Saturday Night Live is taking a breather after airing its second entirely remotely-produced episode last week, which will be preceded tonight by the Ray Charles hosted and performed episode from Nov. 12, 1977. Instead of airing a new batch of sketches for a third time, the NBC series will re-air Daniel Craig's episode in which the 007 actor took over hosting duties. SNL's episode featuring Craig previously aired on March 7 and was the show's last fully produced live episode before it shut down production due to the coronavirus pandemic.
Not only did Craig star in a bevy of funny sketches, but he also addressed his future as James Bond in his opening monologue, which you will get to listen to once again when the episode re-airs. At the time, the actor noted that No Time to Die, which will now be released in November, will mark his last turn as the suave spy. Craig even told the audience, "Now, this next James Bond film is going to be my last, but it's going to be one of the best because we got Phoebe Waller-Bridge from Fleabag to come and help with some of the dialogue." He then went on to talk about Waller-Bridge's impact on the script, which he joked had plenty of that Fleabag charm, "It's not going to be that different, but every so often I will turn to the camera and I will say, 'The name's Bond, James Bond. Is it bad that I fancy the Pope?'"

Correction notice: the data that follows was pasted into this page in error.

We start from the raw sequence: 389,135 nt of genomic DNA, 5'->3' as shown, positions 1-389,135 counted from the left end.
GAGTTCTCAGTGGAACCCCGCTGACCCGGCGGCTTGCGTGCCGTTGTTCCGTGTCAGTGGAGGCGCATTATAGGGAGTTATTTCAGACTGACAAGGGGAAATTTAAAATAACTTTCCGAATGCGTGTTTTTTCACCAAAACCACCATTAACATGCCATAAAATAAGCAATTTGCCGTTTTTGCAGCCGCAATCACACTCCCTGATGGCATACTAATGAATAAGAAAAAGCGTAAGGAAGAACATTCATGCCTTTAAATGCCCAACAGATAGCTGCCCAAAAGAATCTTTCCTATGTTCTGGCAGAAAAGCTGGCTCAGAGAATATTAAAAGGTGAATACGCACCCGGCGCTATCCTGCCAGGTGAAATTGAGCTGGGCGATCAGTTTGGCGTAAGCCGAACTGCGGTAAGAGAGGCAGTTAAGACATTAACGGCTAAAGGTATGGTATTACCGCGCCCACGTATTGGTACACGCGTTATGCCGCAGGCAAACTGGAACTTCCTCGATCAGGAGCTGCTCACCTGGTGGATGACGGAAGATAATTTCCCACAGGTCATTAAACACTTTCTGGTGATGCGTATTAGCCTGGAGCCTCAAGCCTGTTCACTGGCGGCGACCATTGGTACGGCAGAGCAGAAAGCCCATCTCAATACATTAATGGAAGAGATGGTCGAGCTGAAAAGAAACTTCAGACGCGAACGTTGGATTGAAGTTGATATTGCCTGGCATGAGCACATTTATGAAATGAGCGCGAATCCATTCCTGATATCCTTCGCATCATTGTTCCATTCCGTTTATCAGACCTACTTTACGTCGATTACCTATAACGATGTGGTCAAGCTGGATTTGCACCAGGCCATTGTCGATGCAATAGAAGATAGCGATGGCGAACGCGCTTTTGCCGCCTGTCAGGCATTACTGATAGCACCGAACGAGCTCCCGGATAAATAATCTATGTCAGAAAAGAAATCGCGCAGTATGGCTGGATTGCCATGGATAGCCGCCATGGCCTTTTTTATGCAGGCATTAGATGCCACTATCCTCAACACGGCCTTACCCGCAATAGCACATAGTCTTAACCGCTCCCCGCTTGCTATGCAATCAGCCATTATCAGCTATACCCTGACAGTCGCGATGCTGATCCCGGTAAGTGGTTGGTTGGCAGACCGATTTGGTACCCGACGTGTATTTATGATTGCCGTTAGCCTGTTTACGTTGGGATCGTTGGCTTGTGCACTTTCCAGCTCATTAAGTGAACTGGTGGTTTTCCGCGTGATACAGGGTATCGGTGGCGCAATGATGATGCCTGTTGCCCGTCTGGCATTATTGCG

As previously mentioned, Craig's SNL episode airs one week after the sketch series aired its second "At Home" episode that featured skits performed by the cast from the comfort of their homes. From the Weekend Update segment to performances by musical guest Miley Cyrus, it felt as though SNL was actually back, just with a remote touch. While last week's episode was hosted by Brad Pitt, who also appeared as Dr. Anthony Fauci, the premiere episode featured an even bigger surprise: Tom Hanks as a host.
The actor's hosting stint came after he was diagnosed with the coronavirus, a fact that he touched upon during his opening monologue, which was, of course, filmed from his home (the actor and his wife, Rita Wilson, are back in the United States after they initially tested positive for the coronavirus while in Australia).
“I have been the celebrity canary in the coal mine for the coronavirus, and ever since being diagnosed I have been more like America’s dad than ever before,” Hanks said, adding, “No one wants to be around me very long and I make people uncomfortable.” The Forrest Gump actor also told viewers that he and his wife were feeling "better" following their diagnoses, and issued his thanks to those who are working on the frontlines amidst this health crisis.